www.altaracks.com1up USA vs. North Shore 4 bike rack for truck-20180531_134006.jpg1up USA vs. North Shore 4 bike rack for truck-_20180603_113759.jpg1up USA vs. North Shore 4 bike rack for truck-alex_kim3.jpg1up USA vs. North Shore 4 bike rack for truck-cam_2018-.jpg1up USA vs. North Shore 4 bike rack for truck-doubledoor-van_black.jpg1up USA vs. North Shore 4 bike rack for truck-f0ffcd6d-bf23-44d5-8db8-f9658b696fcd.jpg1up USA vs. North Shore 4 bike rack for truck-fat_bikes.jpg
    Military grade products at great prices.
    www.altaracks.com
    Not just a bike rack, but a Life rack.

  19. #19
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    Iím familiar with your racks. Iíve even looked at your website. IMO you could present your product in a more informative way. I and most other potential buyers are deeply familiar with NSRs and Recon racks. I donít need to see multiple photos of fully loaded racks on different vehicles. And the unloaded photos arenít very detailed or informative. Where are the close-up shots of the contact points, retention, and pivot mechanism? Maybe with a single bike loaded? As it is, I canít really see for myself what differentiates Alta from the others.

  20. #20
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    Thank you

    1up USA vs. North Shore 4 bike rack for truck-closeup_all.jpg
    Quote Originally Posted by evasive View Post
    Iím familiar with your racks. Iíve even looked at your website. IMO you could present your product in a more informative way. I and most other potential buyers are deeply familiar with NSRs and Recon racks. I donít need to see multiple photos of fully loaded racks on different vehicles. And the unloaded photos arenít very detailed or informative. Where are the close-up shots of the contact points, retention, and pivot mechanism? Maybe with a single bike loaded? As it is, I canít really see for myself what differentiates Alta from the others.
    Hi,
    Thank you very much for your comments and request. Your comments are very constructive.
    We utilize laser cutting techniques for our bracket designs and manufacturing.
    Sliding baskets with patented straping system using Voile straps to secure both tires. top basket sliders allow the operator to adjust for handle bar clearance, and the bottom sliders allow for pedal clearance. These function allow us to reduce the overall size of the rack by over 6 inches compared to Recon.
    Our latch system is a 25000 PSI slam latch fully engage and secured against a hardened steel locking bar. Two wts of OSPs (outer safety pin) ensure safety and security of the platform and what ever it is you are carrying.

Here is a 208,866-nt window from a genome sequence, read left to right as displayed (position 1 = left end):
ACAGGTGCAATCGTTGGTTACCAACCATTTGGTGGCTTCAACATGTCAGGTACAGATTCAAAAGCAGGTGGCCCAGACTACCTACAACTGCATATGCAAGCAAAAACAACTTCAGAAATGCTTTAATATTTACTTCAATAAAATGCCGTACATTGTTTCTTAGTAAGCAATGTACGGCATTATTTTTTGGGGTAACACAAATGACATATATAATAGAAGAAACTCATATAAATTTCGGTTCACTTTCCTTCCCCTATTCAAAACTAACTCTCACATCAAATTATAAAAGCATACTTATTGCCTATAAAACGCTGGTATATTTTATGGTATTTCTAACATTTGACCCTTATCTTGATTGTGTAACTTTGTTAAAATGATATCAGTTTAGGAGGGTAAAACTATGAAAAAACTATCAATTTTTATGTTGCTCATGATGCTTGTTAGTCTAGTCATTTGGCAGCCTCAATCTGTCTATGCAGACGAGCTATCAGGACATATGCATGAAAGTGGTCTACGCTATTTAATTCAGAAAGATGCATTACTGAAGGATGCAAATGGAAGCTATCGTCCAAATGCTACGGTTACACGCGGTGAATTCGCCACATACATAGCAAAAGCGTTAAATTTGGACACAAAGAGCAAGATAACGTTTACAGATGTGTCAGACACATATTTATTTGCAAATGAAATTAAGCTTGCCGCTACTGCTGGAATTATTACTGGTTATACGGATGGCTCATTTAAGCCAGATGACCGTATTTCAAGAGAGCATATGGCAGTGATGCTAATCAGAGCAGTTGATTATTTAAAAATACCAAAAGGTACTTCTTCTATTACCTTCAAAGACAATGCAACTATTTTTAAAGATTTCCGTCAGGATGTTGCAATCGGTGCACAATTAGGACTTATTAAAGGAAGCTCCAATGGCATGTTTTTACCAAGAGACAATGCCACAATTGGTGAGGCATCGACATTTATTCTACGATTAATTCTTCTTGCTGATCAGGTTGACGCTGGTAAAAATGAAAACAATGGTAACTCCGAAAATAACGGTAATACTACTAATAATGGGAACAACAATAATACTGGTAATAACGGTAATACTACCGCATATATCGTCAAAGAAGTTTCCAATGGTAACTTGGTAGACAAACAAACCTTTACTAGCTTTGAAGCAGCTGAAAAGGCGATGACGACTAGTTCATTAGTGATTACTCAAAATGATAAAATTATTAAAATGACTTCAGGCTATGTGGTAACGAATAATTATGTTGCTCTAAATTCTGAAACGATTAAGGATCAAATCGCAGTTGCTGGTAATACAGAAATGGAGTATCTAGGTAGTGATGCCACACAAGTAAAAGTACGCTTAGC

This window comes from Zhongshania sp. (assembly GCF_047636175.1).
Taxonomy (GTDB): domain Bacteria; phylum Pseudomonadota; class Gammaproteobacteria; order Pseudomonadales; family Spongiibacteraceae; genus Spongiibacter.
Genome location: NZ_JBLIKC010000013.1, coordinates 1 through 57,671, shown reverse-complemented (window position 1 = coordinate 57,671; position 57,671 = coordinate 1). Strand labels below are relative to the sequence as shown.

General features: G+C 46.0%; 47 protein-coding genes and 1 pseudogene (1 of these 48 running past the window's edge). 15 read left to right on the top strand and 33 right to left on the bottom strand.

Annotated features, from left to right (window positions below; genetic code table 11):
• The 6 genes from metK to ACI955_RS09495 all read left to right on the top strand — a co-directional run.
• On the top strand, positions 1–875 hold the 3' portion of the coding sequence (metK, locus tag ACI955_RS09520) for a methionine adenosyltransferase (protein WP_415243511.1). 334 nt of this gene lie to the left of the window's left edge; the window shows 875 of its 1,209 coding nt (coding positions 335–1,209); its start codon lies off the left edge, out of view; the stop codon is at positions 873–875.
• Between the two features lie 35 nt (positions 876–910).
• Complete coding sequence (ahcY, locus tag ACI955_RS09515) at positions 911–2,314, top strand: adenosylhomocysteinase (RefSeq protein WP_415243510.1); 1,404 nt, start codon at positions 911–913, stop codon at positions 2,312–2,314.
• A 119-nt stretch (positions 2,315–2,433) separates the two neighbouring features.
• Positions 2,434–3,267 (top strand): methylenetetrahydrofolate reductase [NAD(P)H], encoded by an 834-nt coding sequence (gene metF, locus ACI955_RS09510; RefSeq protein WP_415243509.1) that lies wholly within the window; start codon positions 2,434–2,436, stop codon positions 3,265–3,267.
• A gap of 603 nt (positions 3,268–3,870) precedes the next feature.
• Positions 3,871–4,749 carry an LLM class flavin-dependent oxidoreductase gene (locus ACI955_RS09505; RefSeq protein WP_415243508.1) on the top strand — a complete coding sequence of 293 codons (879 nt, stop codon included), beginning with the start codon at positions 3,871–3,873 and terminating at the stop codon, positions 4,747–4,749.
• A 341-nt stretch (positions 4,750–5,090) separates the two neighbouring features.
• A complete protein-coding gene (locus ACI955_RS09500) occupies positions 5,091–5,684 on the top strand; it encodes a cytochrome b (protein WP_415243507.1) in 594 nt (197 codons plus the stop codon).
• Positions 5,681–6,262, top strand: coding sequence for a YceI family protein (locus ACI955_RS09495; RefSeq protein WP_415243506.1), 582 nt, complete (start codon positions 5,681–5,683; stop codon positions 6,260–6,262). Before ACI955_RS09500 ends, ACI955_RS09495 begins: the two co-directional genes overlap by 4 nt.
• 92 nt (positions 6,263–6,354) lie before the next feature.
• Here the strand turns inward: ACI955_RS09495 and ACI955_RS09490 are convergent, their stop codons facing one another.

Our desgined is geared towards a General Purpose Rack that convets to different sports thru out the season. A rack that store s the bikes for you on a mobile rack stand, Our goal is to develop a system that allows a tactical approach to most outdoor activities.
    Again, thank you for your questions, we have conducted over 3 years of research and development. Simulation and actual life testing. To ensure a solid system design.
    Military grade products at great prices.
    www.altaracks.com
    Not just a bike rack, but a Life rack.

  21. #21
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    Quote Originally Posted by Alta Racks View Post
    Click image for larger version. 

Name:	closeup_all.jpg 
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ID:	1205190
    Hi,
    Thank you very much for your comments and request. Your comments are very constructive.
    We utilize laser cutting techniques for our bracket designs and manufacturing.
    Sliding baskets with patented straping system using Voile straps to secure both tires. top basket sliders allow the operator to adjust for handle bar clearance, and the bottom sliders allow for pedal clearance. These function allow us to reduce the overall size of the rack by over 6 inches compared to Recon.
    Our latch system is a 25000 PSI slam latch fully engage and secured against a hardened steel locking bar. Two wts of OSPs (outer safety pin) ensure safety and security of the platform and what ever it is you are carrying.
    Our desgined is geared towards a General Purpose Rack that convets to different sports thru out the season. A rack that store s the bikes for you on a mobile rack stand, Our goal is to develop a system that allows a tactical approach to most outdoor activities.
    Again, thank you for your questions, we have conducted over 3 years of research and development. Simulation and actual life testing. To ensure a solid system design.
    You should do three years of research on how to advertise without schlepping your product on forums meant for actual users and opinions.

    Sent from my Moto G (5) Plus using Tapatalk

  22. #22
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    Quote Originally Posted by tfinator View Post
    You should do three years of research on how to advertise without schlepping your product on forums meant for actual users and opinions.

    Sent from my Moto G (5) Plus using Tapatalk
    If you look at his post history, youíll see that he has a really bad habit of doing that.


    Sent from my iPad using Tapatalk

  23. #23
    All fat, all the time.
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    Quote Originally Posted by mbmb65 View Post
    If you look at his post history, youíll see that he has a really bad habit of doing that.


    Sent from my iPad using Tapatalk
    It is noticeable!